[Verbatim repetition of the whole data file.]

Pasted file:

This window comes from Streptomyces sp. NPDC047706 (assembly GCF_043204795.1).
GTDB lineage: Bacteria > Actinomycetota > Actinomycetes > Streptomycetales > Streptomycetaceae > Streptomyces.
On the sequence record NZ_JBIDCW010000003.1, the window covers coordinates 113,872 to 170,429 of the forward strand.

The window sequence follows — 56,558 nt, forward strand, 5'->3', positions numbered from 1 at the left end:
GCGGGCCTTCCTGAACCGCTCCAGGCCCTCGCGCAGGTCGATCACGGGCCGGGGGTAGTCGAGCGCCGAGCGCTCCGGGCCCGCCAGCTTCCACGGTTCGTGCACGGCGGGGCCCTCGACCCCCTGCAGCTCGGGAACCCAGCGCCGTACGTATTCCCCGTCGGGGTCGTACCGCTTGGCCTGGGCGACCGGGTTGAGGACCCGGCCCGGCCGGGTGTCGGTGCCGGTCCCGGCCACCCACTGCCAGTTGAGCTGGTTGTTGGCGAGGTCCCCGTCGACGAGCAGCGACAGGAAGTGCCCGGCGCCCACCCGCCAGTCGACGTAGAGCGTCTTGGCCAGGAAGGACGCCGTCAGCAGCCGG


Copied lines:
This window comes from Streptomyces sp. NPDC047706 (assembly GCF_043204795.1).
GTDB lineage: Bacteria > Actinomycetota > Actinomycetes > Streptomycetales > Streptomycetaceae > Streptomyces.
On the sequence record NZ_JBIDCW010000003.1, the window covers coordinates 113,872 to 170,429 of the forward strand.

The window sequence follows — 56,558 nt, forward strand, 5'->3', positions numbered from 1 at the left end:
GCGGGCCTTCCTGAACCGCTCCAGGCCCTCGCGCAGGTCGATCACGGGCCGGGGGTAGTCGAGCGCCGAGCGCTCCGGGCCCGCCAGCTTCCACGGTTCGTGCACGGCGGGGCCCTCGACCCCCTGCAGCTCGGGAACCCAGCGCCGTACGTATTCCCCGTCGGGGTCGTACCGCTTGGCCTGGGCGACCGGGTTGAGGACCCGGCCCGGCCGGGTGTCGGTGCCGGTCCCGGCCACCCACTGCCAGTTGAGCTGGTTGTTGGCGAGGTCCCCGTCGACGAGCAGCGACAGGAAGTGCCCGGCGCCCACCCGCCAGTCGACGTAGAGCGTCTTGGCCAGGAAGGACGCCGTCAGCAGCCGG